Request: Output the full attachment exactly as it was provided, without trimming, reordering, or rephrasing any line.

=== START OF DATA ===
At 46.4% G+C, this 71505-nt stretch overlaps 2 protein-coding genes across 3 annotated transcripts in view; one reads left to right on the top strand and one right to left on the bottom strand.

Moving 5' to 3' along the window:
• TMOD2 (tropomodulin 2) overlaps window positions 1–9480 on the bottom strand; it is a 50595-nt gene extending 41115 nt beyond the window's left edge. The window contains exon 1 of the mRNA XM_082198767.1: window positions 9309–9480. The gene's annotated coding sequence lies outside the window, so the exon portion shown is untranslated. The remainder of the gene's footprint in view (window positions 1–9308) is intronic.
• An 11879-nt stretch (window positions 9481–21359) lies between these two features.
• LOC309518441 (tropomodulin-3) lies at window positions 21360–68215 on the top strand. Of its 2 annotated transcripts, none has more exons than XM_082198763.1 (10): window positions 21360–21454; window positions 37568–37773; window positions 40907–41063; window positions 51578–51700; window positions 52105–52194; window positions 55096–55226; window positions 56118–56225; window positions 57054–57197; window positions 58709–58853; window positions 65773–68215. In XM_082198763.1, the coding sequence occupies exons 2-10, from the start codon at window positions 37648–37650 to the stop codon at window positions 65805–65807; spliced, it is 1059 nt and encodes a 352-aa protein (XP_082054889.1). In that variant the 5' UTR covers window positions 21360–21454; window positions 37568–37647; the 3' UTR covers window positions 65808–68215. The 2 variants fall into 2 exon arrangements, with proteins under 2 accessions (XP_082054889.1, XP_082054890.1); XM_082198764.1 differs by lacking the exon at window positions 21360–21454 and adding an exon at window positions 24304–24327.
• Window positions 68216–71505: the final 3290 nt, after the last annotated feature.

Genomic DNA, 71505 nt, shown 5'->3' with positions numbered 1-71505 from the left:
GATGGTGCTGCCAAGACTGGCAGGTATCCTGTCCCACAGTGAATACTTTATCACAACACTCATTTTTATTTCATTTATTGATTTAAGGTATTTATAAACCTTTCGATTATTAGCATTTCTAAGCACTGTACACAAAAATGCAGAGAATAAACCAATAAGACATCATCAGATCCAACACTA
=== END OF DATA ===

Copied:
At 46.4% G+C, this 71505-nt stretch overlaps 2 protein-coding genes across 3 annotated transcripts in view; one reads left to right on the top strand and one right to left on the bottom strand.

Moving 5' to 3' along the window:
• TMOD2 (tropomodulin 2) overlaps window positions 1–9480 on the bottom strand; it is a 50595-nt gene extending 41115 nt beyond the window's left edge. The window contains exon 1 of the mRNA XM_082198767.1: window positions 9309–9480. The gene's annotated coding sequence lies outside the window, so the exon portion shown is untranslated. The remainder of the gene's footprint in view (window positions 1–9308) is intronic.
• An 11879-nt stretch (window positions 9481–21359) lies between these two features.
• LOC309518441 (tropomodulin-3) lies at window positions 21360–68215 on the top strand. Of its 2 annotated transcripts, none has more exons than XM_082198763.1 (10): window positions 21360–21454; window positions 37568–37773; window positions 40907–41063; window positions 51578–51700; window positions 52105–52194; window positions 55096–55226; window positions 56118–56225; window positions 57054–57197; window positions 58709–58853; window positions 65773–68215. In XM_082198763.1, the coding sequence occupies exons 2-10, from the start codon at window positions 37648–37650 to the stop codon at window positions 65805–65807; spliced, it is 1059 nt and encodes a 352-aa protein (XP_082054889.1). In that variant the 5' UTR covers window positions 21360–21454; window positions 37568–37647; the 3' UTR covers window positions 65808–68215. The 2 variants fall into 2 exon arrangements, with proteins under 2 accessions (XP_082054889.1, XP_082054890.1); XM_082198764.1 differs by lacking the exon at window positions 21360–21454 and adding an exon at window positions 24304–24327.
• Window positions 68216–71505: the final 3290 nt, after the last annotated feature.

Genomic DNA, 71505 nt, shown 5'->3' with positions numbered 1-71505 from the left:
GATGGTGCTGCCAAGACTGGCAGGTATCCTGTCCCACAGTGAATACTTTATCACAACACTCATTTTTATTTCATTTATTGATTTAAGGTATTTATAAACCTTTCGATTATTAGCATTTCTAAGCACTGTACACAAAAATGCAGAGAATAAACCAATAAGACATCATCAGATCCAACACTA